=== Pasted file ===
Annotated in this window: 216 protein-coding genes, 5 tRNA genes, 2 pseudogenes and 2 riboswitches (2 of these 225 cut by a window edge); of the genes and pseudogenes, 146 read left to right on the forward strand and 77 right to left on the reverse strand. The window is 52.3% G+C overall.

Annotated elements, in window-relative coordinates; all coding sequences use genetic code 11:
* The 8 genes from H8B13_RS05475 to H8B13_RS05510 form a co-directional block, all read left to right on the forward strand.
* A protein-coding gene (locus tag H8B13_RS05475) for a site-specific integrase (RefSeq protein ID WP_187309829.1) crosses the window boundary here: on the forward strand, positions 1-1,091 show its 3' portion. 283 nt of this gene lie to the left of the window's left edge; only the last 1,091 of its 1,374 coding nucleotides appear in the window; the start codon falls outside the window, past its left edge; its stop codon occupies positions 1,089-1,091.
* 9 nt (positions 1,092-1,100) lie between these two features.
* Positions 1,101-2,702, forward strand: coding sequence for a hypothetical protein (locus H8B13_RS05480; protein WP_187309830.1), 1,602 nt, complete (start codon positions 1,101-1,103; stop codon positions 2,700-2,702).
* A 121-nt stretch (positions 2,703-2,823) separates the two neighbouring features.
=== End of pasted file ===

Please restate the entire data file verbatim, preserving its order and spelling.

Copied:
Annotated in this window: 216 protein-coding genes, 5 tRNA genes, 2 pseudogenes and 2 riboswitches (2 of these 225 cut by a window edge); of the genes and pseudogenes, 146 read left to right on the forward strand and 77 right to left on the reverse strand. The window is 52.3% G+C overall.

Annotated elements, in window-relative coordinates; all coding sequences use genetic code 11:
* The 8 genes from H8B13_RS05475 to H8B13_RS05510 form a co-directional block, all read left to right on the forward strand.
* A protein-coding gene (locus tag H8B13_RS05475) for a site-specific integrase (RefSeq protein ID WP_187309829.1) crosses the window boundary here: on the forward strand, positions 1-1,091 show its 3' portion. 283 nt of this gene lie to the left of the window's left edge; only the last 1,091 of its 1,374 coding nucleotides appear in the window; the start codon falls outside the window, past its left edge; its stop codon occupies positions 1,089-1,091.
* 9 nt (positions 1,092-1,100) lie between these two features.
* Positions 1,101-2,702, forward strand: coding sequence for a hypothetical protein (locus H8B13_RS05480; protein WP_187309830.1), 1,602 nt, complete (start codon positions 1,101-1,103; stop codon positions 2,700-2,702).
* A 121-nt stretch (positions 2,703-2,823) separates the two neighbouring features.